Øregaard Museum opened to the public in August 1921. However, as early as 1806-7 the building was complete and used as a summer home for the wealthy Søbøtker family from Copenhagen. Øregaard – with its surrounding park – is one of the few preserved country estates from the 1800s in the town of Hellerup. It offers a glimpse into an age when the area just north of Copenhagen was farmland, and the large country estates of the wealthy urban families mixed with smallholdings and farm houses.
Øregaard Museum is home to one of Denmark’s large topographic art collections with Danish art dating from 1750 through 1930. The collection includes unknown as well as famous Danish artists including Jens Juel, C.W. Eckersberg, Martinus Rørbye and Paul Fischer.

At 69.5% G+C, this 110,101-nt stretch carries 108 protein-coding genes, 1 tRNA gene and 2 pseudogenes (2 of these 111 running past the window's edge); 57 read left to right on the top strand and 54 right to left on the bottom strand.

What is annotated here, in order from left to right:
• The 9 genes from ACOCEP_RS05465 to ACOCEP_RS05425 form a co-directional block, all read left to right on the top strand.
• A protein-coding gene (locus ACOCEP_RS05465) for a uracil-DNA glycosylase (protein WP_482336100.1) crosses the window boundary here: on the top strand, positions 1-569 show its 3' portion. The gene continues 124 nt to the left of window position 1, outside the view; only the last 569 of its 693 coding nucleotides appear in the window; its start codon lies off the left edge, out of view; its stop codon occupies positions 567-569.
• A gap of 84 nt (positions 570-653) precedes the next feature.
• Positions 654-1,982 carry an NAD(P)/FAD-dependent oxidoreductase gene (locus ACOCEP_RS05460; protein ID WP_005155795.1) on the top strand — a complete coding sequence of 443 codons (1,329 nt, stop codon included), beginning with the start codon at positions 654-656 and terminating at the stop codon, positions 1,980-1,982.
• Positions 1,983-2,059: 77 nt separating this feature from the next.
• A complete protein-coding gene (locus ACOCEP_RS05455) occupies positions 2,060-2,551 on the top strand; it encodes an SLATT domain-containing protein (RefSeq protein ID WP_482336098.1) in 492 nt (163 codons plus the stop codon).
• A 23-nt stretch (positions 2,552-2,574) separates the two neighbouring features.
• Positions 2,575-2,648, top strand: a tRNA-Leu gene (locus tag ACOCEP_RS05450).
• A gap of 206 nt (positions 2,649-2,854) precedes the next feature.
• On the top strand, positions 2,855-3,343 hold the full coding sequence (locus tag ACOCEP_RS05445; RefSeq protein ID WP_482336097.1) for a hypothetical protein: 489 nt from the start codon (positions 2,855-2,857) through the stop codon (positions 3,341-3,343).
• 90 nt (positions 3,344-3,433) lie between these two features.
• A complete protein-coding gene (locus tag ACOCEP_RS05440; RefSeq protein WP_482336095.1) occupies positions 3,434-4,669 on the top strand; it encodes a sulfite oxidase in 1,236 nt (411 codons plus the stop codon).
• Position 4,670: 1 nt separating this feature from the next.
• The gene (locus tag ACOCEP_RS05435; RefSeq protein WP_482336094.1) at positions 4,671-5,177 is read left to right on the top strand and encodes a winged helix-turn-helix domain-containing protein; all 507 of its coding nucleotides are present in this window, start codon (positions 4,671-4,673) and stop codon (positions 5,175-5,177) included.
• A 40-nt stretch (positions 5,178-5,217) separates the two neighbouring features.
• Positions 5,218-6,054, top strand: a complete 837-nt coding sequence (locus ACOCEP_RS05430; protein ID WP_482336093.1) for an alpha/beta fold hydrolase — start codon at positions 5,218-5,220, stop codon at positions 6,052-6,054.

Øregaard Museum stages two to three temporary exhibitions a year. The exhibition programme covers traditional (1800s and 1900s) as well as contemporary art. The museum has a long-standing tradition for highlighting Danish artists who were overlooked or poorly received in their time, for example Elisabeth Jerichau Baumann, Marie Krøyer, Hugo Larsen and Svend Hammershøi.
Throughout the year, the museum offers many types of events and recurring traditions for adults and children alike. These events have also helped make Øregaard a popular destination for a broader audience.